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The morality of livestock farming: a view from the British farmers' standpoints

By K. Fukuda

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This article describes how livestock farmers respond to moral enquiries about their means of livelihood, by referring to ethnographic data collected in the Scottish Borders. The focus is on three controversial aspects of livestock farming: welfare issues of intensive farming methods, guilt about depriving nonhuman animals of their lives for food, and the moral dilemma of breeding and rearing animals merely to be killed. There was a feeling of uneasiness among farmers about sending the animals they looked after to the slaughterhouse. This, however, was rationalized with the recognition that livestock were bred and reared to be eaten in the first place. By examining farmers' utterances, it is suggested that livestock farmers are conditioned to consider their vocation as a part of the social system, over which they have little control.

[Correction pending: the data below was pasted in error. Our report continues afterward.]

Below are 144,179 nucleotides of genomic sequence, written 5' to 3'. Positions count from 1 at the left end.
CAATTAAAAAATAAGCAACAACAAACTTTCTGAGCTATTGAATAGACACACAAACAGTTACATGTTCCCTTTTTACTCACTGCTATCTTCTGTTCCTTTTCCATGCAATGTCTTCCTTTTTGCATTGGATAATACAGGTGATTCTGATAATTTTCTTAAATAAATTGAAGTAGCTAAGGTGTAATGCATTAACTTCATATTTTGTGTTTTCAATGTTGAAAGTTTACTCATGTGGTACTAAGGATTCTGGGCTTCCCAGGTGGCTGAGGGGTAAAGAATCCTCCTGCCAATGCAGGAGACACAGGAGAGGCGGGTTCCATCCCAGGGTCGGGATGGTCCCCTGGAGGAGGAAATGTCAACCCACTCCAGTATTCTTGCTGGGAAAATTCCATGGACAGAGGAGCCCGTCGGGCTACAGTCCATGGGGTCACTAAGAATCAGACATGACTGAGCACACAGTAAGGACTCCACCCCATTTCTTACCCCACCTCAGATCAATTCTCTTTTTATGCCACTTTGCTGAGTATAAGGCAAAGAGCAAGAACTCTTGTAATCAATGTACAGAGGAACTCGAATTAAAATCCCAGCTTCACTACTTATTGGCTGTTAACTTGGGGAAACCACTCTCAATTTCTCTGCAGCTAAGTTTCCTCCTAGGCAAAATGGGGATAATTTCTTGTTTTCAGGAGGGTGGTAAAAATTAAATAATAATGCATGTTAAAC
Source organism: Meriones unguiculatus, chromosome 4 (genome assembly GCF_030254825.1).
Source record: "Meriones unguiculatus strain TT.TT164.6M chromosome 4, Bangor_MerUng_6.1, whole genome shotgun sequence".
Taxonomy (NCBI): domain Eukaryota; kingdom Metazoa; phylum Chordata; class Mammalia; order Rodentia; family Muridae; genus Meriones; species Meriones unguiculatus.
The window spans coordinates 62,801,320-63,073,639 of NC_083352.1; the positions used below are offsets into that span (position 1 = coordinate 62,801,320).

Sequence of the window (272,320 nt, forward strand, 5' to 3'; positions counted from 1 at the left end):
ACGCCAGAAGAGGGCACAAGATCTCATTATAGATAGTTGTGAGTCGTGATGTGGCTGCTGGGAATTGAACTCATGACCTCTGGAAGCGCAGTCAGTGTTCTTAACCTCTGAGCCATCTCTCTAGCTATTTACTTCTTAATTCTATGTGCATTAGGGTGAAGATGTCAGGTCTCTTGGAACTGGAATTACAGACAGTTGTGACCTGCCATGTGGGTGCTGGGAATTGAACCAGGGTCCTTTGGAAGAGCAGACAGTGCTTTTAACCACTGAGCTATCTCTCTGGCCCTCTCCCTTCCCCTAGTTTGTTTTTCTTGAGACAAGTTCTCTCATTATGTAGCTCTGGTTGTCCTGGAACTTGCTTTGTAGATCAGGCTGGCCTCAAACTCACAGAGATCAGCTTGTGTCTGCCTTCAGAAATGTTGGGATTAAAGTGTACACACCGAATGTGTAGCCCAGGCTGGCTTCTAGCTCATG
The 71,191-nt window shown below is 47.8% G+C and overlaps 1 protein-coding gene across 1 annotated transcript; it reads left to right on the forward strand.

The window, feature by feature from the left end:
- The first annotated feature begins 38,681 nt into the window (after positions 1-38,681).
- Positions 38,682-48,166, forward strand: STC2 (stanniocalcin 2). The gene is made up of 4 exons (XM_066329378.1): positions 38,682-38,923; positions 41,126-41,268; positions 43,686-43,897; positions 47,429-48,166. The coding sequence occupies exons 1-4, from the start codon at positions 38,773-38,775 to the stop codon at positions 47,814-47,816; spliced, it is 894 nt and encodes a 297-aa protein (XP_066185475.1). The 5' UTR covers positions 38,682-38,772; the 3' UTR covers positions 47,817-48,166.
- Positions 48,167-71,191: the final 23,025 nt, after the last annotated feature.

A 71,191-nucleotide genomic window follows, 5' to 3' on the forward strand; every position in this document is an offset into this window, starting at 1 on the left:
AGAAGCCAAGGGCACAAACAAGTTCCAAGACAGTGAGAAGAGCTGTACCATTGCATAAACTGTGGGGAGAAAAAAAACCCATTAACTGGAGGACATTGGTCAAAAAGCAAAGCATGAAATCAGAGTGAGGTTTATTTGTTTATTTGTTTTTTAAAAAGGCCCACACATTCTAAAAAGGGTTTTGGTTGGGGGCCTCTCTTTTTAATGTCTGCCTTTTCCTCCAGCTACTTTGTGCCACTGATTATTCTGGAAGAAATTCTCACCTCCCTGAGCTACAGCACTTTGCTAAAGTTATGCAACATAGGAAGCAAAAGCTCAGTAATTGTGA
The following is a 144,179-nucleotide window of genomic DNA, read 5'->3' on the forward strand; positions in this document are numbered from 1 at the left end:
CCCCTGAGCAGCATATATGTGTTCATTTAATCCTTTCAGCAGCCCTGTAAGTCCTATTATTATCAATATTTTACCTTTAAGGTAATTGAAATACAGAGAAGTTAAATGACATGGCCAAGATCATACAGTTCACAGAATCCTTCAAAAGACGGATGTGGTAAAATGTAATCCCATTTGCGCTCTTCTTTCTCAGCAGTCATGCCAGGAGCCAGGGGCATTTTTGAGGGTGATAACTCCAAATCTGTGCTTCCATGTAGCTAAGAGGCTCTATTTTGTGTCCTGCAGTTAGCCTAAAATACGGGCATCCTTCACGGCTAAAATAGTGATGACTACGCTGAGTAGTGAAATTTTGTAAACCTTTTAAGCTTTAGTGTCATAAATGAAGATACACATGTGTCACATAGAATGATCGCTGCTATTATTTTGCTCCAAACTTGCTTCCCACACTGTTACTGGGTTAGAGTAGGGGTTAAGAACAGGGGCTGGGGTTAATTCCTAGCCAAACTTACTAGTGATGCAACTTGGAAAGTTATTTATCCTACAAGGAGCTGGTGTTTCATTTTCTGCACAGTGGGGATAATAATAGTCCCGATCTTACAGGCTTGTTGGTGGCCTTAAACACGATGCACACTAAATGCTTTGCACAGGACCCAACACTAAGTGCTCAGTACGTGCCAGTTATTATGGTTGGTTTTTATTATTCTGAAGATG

Publication Title Society & Animals
Volume 24
Issue 1
Pages 17-33
ISBN/ISSN 1063-1119
DOI 10.1163/15685306-12341385
Language English
Author Address National Institute of Technology, Kurume College, Kurume,
Cite this work

Researchers should cite this work as follows:

  1. Animal production
  2. Animal welfare
  3. Attitudes
  4. British Isles
  5. Commonwealth of Nations
  6. Developed countries
  7. Domestic animals
  8. Europe
  9. Livestock
  10. Livestock farming
  11. OECD countries
  12. peer-reviewed
  13. slaughter
  14. United Kingdom
  1. peer-reviewed